Homemade Beef Stock Recipe and Tips (or is it Beef Broth?)

Beef Stock/Broth
Homemade Beef Stock/Broth

Beef stock and beef broth are terms often used interchangeably. However, there is actually a difference between the two.  True beef stock is made principally with bones and water and little to no seasoning.  It typically simmers for hours on the stove. Beef stock is nutrient dense, protein rich, and a good source of minerals and gelatin. Traditional beef broth, on the other hand, is usually made mainly with meat (though some bones may be included) and it often has additional flavorings (from vegetables, herbs, and spices) added to it. Beef broth typically simmers for less time than a true beef stock and is, therefore, a lighter product.

It seems the theory is that stock, made from the bones, is more pure and versatile than broth.  This is because the unseasoned stock can be used in more dishes in which seasoning can then be added, unique to each dish as it is made.  I actually like the soup, sauce, or casserole base (i.e., the stock/broth) to already have some seasoning in it to start with and I don’t experience any issues with my already-seasoned stock/broth in any recipe I am making.  I like the extra flavour boost the seasoned stock/broth gives to dishes. So, regardless what it is technically called, what follows is my recipe for beef stock/broth (or a combination or modification thereof).  Plan to make this on a day when you will be home for the day as this stock/broth will take 6-8 hours to simmer slowly.

Beef Stock/Broth
Beef Stock/Broth

A good stock/broth is a handy staple to have on hand in the cook’s kitchen (or freezer).  Of course, if it is made as a broth with some seasonings, it can be used as a drink and is particularly useful in situations where one must follow a clear liquid diet. But, the stock/broth can be used as the base for soups, sauces, braised dishes, and gravies and it can also be used when called for in a host of recipes and other dishes. With a homemade stock/broth, you know what is in it, there are no preservatives, and the amount of salt can be controlled.  I find that a lot of commercially-made stocks and broths are way too salty for my taste.

So, about 5 pounds of meaty bones with marrow from the local butcher will be needed for my recipe. By “meaty bones”, I am referring to bones that still have some meat on them. In fact, I like to include a couple of bones that have a substantial amount of meat on them as this, in my opinion, deepens the flavour of the stock/broth. Marrow is the fatty gelatin-like matter found in the cavity of large bones.  If you tell your butcher you are making stock/broth, he or she will know what product you are looking for – i.e., beef bones with marrow – ribs, shanks, knuckle bones, and so forth. I call my butcher a couple of days in advance to ensure that the butcher shop will have the right product and amount set aside for me and I always ask that the meaty bones be cut into 2” – 3” thick chunks so they are easier to handle in both the roasting and simmering processes. The photo below shows a sampling of the bones/meat I typically use in my stock/broth.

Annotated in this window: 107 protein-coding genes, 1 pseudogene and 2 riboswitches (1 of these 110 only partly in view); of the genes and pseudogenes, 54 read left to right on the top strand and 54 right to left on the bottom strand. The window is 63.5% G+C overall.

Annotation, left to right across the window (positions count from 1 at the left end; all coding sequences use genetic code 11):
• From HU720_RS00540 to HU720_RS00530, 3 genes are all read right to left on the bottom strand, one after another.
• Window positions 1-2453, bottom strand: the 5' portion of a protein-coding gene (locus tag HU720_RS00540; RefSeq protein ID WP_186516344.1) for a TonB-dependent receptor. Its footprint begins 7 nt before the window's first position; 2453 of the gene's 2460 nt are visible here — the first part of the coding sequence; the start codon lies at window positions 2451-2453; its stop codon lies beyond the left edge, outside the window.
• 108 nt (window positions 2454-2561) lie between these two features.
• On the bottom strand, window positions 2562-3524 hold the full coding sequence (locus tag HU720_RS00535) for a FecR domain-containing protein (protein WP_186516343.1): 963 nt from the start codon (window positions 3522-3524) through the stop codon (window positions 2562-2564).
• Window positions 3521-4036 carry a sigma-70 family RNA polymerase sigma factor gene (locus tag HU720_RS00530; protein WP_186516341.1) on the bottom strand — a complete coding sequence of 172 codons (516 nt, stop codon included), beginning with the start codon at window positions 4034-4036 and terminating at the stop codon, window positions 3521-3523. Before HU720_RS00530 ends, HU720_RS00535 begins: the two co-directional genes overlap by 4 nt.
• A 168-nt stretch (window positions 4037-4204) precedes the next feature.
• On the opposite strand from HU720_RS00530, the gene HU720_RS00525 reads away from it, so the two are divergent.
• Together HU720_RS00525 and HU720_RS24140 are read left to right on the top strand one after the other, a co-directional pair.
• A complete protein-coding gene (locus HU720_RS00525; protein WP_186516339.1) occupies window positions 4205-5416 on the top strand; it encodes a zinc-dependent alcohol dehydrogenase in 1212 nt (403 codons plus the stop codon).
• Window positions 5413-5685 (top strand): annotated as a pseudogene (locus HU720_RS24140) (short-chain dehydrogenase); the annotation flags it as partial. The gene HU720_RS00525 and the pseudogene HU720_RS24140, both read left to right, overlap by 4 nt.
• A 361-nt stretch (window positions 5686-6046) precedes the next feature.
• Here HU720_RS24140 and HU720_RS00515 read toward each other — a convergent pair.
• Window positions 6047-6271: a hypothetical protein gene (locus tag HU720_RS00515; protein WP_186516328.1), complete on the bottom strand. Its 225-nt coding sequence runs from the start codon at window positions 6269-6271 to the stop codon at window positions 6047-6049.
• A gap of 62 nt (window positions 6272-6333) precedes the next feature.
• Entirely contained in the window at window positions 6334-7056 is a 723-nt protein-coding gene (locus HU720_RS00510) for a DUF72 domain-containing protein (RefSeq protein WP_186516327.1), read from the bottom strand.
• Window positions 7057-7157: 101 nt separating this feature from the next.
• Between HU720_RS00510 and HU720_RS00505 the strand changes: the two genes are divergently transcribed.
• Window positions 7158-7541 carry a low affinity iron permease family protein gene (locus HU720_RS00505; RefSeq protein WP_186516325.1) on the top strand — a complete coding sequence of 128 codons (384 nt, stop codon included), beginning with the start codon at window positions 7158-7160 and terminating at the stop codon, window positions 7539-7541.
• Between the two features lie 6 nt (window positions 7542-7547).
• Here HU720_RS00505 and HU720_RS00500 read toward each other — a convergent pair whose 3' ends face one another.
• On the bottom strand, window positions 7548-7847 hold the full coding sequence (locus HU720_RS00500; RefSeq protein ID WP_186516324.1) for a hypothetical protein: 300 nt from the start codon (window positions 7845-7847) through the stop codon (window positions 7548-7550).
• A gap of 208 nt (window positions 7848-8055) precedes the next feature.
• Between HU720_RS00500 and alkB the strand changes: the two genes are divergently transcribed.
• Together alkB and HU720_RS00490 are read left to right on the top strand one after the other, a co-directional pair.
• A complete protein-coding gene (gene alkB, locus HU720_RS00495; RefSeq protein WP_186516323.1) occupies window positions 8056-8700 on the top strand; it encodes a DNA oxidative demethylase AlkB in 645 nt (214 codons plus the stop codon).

Beef Bones for Stock/Broth
Beef Bones for Stock/Broth

I like lots of deep flavor and color in my beef stock/broth. One way to get this is to roast the meaty bones.  The roasting process will caramelize the meaty bones and this will yield a rich brown-colored stock/broth.  Roast the bones at a high temperature (450°F) for about 30 minutes then brush some tomato paste over them and return them to the oven to roast for about 30 minutes longer.

Because I like lots of flavour in my stock/broth, I add some aromatic and flavourful vegetables – carrots, leek, parsnips, onion, celery, mushrooms, and a hefty dose of garlic. There is no need to peel the vegetables (except for the rutabaga that often has a wax coating).  Just make sure they are very well washed.  You want all the flavour and colour you can get from the vegetables, some of which is contained in the skins/peelings which will later be discarded anyway once the stock/broth is cooked and strained.

Celery is a big flavour agent in this stock/broth and that’s why, in addition to the three stalks of celery called for in the recipe, the celery leaves and the base of the three stalks are used to intensify the flavour. Any kind of mushrooms can be used in the stock/broth. Portobellos would be my first choice because of their earthy flavour and deep colour which will contribute to the colour of the stock/broth. I have, however, made great stock with the simple white button mushrooms which, of course, are more economical than Portobellos. Toss the vegetables with olive oil and add them to the roaster during the last 30 minutes of the roasting bones. It’s important to ensure these don’t burn or char so keep an eye on them and turn the veggies, if necessary, as they roast.

Once the bones and veggies are roasted, transfer them to a large stock pot. Don’t discard all those lovely brown bits and scrapings left in the roasting pan!  Simply add a small amount of water to the pan (or you can use a bit of red wine, if you wish), place the roaster over medium heat, and scrape those bits up and transfer them to the stockpot, too.  There is a lot of valuable flavour in those scrapings, too good to lose.

Fresh herbs can, of course, be used in this recipe but I have given amounts for dried herbs because we don’t all have access to quality fresh herbs year-round.  Even though this stock will be strained, I still like to gather up all the herbs and spices into a bouquet garni because it corrals them and keeps the stock cleaner.  To make the bouquet garni, cut an 8” square of double layer of cheesecloth, place the herbs and spices in the center, gather up the cheesecloth, and tie it with string.  Add this lovely aromatic sachet to the stock pot.  As the stock/broth simmers, it will be infused by the herbs and spices. Add the cold water, vinegar, bay leaves, and sea salt.  The vinegar will draw the gelatin, nutrients, and minerals from the bones through the slow simmering process.  Because only a small amount of vinegar is used, it will not leave a negative taste to the stock/broth.